>alliance. I've read lots of instances in primate research about the
    >behavior of an animal trying to join a new troop.

    The hardwiring in humans for reciprocation and other psychological traits is astonishing. I have been reading a 1984 book, _Influence_ by Robert Cialdini lately. After discussing fixed-action patterns, in turkeys and animal male territorial defense:

          "Before we enjoy too smugly the ease with which lower animals can be tricked by trigger features into reacting in ways wholly inappropriate to the situation, we might realize two things. First, the automatic, fixed-action patterns of these animals work very well the great majority of the time. For example, because only healthy, normal turkey chicks make the peculiar sound of baby turkeys, it makes sense for mother turkeys to respond maternally to that single "cheep-cheep" noise. By reacting to just that one stimulus, the average mother turkey will nearly always behave correctly. It takes a trickster like a scientist to make her tapelike response seem silly. The second important thing to understand is that we, too, have our preprogrammed tapes; and, although they usually work to our advantage, the trigger features that activate them can be used to dupe us into playing them at the wrong times.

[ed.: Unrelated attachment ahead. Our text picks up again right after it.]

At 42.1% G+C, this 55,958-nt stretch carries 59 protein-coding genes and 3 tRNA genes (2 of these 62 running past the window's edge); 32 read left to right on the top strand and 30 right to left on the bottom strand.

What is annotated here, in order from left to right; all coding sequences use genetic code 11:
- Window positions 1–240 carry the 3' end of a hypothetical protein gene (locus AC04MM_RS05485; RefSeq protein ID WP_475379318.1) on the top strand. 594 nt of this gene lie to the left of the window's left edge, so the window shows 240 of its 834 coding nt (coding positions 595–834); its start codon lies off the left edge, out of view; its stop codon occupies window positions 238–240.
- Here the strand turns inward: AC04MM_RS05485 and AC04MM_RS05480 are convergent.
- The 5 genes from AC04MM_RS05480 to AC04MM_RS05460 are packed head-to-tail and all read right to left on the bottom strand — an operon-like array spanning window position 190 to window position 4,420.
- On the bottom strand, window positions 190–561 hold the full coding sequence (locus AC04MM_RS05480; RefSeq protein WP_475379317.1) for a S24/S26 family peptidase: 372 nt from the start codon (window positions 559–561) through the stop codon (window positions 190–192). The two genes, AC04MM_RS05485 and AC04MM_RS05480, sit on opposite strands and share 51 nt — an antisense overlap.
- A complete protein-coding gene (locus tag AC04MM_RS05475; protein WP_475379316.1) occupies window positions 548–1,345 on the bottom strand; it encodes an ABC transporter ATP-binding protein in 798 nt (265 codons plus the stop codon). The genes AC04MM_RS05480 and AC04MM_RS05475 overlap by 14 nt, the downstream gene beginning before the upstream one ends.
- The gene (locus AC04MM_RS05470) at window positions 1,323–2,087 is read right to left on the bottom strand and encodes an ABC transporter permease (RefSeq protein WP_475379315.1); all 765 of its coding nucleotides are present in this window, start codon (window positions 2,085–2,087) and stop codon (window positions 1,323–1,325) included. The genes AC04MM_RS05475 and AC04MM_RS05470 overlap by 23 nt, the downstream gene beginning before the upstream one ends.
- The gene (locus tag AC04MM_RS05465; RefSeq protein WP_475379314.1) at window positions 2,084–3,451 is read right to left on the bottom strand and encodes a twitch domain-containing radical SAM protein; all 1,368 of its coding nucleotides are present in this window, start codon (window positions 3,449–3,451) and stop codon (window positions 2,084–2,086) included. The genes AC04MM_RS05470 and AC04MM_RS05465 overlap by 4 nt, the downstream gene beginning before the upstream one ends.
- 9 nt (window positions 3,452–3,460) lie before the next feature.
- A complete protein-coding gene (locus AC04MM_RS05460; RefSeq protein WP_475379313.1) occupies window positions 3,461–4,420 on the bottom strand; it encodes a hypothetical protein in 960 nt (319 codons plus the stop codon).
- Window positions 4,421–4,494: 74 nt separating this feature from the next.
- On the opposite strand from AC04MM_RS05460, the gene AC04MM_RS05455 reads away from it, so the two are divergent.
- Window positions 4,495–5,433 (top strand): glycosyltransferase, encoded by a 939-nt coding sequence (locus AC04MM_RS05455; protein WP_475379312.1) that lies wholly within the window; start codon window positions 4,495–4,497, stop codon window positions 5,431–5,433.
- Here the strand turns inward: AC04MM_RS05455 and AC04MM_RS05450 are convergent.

"This parallel form of human automatic action is aptly demonstrated in an experiment by Harvard social psychologist Ellen Langer. A well-known principle of human behavior says that when we ask someone to do us a favor we will be more successful if we provide a reason. People simply like to have reasons for what they do. Langer demonstrated this unsurprising fact by asking a small favor of people waiting in line to use a library copying machine: Excuse me, I have five pages. May I use the Xerox machine because I'm in a rush? The effectiveness of this request plus-reason was nearly total: ninety-four percent of those asked let her skip ahead of them in line. Compare this success rate to the results when she made the request only: Excuse me, 1 have five pages. May I use the Xerox machine.? Under those circumstances only 60 percent of those asked complied. At first glance, it appears that the crucial difference between the two requests was the additional information provided by the words "because I'm in a rush." But a third type of request tried by Langer showed that this was not the case. It seems that it was not the whole series of words, but the first one, "because," that made the difference. Instead of including a real reason for compliance, Langer's third type of request used the word